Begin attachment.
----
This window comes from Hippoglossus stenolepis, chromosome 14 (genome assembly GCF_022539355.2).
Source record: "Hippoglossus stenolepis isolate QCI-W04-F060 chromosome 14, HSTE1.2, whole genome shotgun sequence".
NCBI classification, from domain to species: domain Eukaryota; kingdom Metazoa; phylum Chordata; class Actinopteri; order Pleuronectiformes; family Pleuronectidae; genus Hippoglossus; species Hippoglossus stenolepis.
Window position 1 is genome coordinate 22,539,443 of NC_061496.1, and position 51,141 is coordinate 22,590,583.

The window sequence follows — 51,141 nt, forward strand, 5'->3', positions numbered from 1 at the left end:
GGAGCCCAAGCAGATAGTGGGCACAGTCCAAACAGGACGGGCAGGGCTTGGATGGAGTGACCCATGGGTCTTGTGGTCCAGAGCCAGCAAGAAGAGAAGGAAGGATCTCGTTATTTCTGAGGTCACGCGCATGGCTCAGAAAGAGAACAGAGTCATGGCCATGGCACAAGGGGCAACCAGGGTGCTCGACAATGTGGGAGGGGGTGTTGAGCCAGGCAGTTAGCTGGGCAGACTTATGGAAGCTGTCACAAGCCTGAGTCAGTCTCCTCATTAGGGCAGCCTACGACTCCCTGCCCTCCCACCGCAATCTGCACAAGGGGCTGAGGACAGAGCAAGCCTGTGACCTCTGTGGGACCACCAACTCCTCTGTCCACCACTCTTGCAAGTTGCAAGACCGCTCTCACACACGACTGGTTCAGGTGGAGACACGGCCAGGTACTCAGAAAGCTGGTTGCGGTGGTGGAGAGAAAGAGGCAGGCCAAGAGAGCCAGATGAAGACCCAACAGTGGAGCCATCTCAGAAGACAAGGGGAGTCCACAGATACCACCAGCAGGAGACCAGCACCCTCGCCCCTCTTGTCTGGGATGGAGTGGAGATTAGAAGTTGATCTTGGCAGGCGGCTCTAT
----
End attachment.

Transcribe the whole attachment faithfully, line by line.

This window comes from Hippoglossus stenolepis, chromosome 14 (genome assembly GCF_022539355.2).
Source record: "Hippoglossus stenolepis isolate QCI-W04-F060 chromosome 14, HSTE1.2, whole genome shotgun sequence".
NCBI classification, from domain to species: domain Eukaryota; kingdom Metazoa; phylum Chordata; class Actinopteri; order Pleuronectiformes; family Pleuronectidae; genus Hippoglossus; species Hippoglossus stenolepis.
Window position 1 is genome coordinate 22,539,443 of NC_061496.1, and position 51,141 is coordinate 22,590,583.

The window sequence follows — 51,141 nt, forward strand, 5'->3', positions numbered from 1 at the left end:
GGAGCCCAAGCAGATAGTGGGCACAGTCCAAACAGGACGGGCAGGGCTTGGATGGAGTGACCCATGGGTCTTGTGGTCCAGAGCCAGCAAGAAGAGAAGGAAGGATCTCGTTATTTCTGAGGTCACGCGCATGGCTCAGAAAGAGAACAGAGTCATGGCCATGGCACAAGGGGCAACCAGGGTGCTCGACAATGTGGGAGGGGGTGTTGAGCCAGGCAGTTAGCTGGGCAGACTTATGGAAGCTGTCACAAGCCTGAGTCAGTCTCCTCATTAGGGCAGCCTACGACTCCCTGCCCTCCCACCGCAATCTGCACAAGGGGCTGAGGACAGAGCAAGCCTGTGACCTCTGTGGGACCACCAACTCCTCTGTCCACCACTCTTGCAAGTTGCAAGACCGCTCTCACACACGACTGGTTCAGGTGGAGACACGGCCAGGTACTCAGAAAGCTGGTTGCGGTGGTGGAGAGAAAGAGGCAGGCCAAGAGAGCCAGATGAAGACCCAACAGTGGAGCCATCTCAGAAGACAAGGGGAGTCCACAGATACCACCAGCAGGAGACCAGCACCCTCGCCCCTCTTGTCTGGGATGGAGTGGAGATTAGAAGTTGATCTTGGCAGGCGGCTCTAT